Date of Award




Document Type


Degree Name

Doctor of Philosophy (PhD)


School of Social Welfare

Content Description

1 online resource (v, 192 pages) : illustrations, color map, forms.

Dissertation/Thesis Chair

Lynn Warner

Committee Members

Wonhyung Lee, Ben Henwood


Continuum of Care, HMIS, Homeless, Mobility, Homeless persons, Residential mobility, Human services

Subject Categories

Public Policy | Social Work | Sociology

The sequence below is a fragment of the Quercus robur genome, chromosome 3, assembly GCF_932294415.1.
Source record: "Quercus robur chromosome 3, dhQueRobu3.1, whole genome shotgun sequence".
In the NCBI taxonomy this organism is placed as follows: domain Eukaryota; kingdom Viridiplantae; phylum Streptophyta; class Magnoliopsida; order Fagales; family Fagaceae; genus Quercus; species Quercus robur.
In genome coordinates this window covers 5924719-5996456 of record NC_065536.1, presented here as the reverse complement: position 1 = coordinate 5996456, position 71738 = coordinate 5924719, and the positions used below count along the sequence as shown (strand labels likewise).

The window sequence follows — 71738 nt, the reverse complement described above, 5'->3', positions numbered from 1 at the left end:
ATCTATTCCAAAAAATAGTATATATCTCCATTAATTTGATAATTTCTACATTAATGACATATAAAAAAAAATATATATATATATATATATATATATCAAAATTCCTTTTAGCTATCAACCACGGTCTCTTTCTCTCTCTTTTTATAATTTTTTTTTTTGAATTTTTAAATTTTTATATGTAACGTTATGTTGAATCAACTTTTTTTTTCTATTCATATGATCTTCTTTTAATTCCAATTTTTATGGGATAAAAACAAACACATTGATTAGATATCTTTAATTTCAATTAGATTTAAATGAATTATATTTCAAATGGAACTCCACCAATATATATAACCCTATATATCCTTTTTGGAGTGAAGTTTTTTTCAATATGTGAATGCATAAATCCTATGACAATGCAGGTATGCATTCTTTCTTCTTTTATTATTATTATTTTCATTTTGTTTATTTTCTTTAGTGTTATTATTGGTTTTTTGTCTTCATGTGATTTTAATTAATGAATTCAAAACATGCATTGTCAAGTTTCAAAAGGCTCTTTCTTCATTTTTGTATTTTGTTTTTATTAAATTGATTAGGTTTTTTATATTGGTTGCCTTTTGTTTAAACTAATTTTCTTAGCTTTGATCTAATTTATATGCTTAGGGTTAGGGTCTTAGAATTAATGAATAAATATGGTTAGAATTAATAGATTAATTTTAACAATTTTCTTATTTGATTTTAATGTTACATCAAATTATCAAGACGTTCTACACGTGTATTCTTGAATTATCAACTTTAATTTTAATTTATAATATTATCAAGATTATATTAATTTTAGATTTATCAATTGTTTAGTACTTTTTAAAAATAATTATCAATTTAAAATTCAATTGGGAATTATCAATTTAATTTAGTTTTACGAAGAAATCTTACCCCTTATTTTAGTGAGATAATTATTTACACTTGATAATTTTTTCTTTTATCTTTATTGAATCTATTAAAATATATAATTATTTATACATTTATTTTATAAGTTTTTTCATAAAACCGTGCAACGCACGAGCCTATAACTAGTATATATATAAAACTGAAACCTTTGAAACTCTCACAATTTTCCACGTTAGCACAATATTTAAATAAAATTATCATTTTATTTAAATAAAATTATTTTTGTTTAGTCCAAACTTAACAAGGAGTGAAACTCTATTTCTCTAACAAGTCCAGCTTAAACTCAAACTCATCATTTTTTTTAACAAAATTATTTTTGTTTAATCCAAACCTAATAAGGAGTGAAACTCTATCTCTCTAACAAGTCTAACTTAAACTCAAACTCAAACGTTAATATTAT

This study used a mixed methods design to explore the geographic mobility of homeless service users in northeastern New York State and the relationship between mobility and homeless service use, engagement, and delivery. For the quantitative component, a sample of Homeless Management Information System (HMIS) data—that includes adults accessing homeless services in 2017 across 21 counties in northeastern New York State—was used to describe service users’ mobility and the demographic, background, and service use characteristics associated with mobility. For the qualitative component, semi-structured interviews with homeless service providers in those same counties were used to understand providers’ views of mobility, how the service system and local policies influence mobility, and whether mobility impacts service engagement and delivery. Results from the quantitative strand indicate that roughly one-fifth of homeless service users in the study region accessed a service outside their county of last residence, but the data showed no multi-county service use. In a multivariate model, service users who were older, those who identified as non-white, those who had a substance use problem, and those who were receiving public assistance were less likely to be accessing a service outside their county of last residence. Additionally, individuals were episodic shelter users and combination shelter and housing intervention users in the past year were less likely to be accessing a service outside their county of last residence. In contrast, veterans and those who used multiple housing interventions in the past year were more likely to be accessing a service outside their county of last residence. In the qualitative strand, participants shared insights into circumstances that contribute to mobility and revealed significant ways the homeless service system and its governing policies create and hinder mobility. They also illustrate the ways mobility can be a barrier to accessing services and housing. Findings from the two strands converged around four confirmatory and two discrepant mixed-methods findings that show how the findings from each method fit with one another. Implications at the federal and local levels are discussed and directions for future research are offered. In sum, this study drives home the value of viewing the geographic mobility of people experiencing homelessness from the perspective of service use, system design, and policy implementation and why the phenomenon needs to be understood as more than just individual behavior or choice.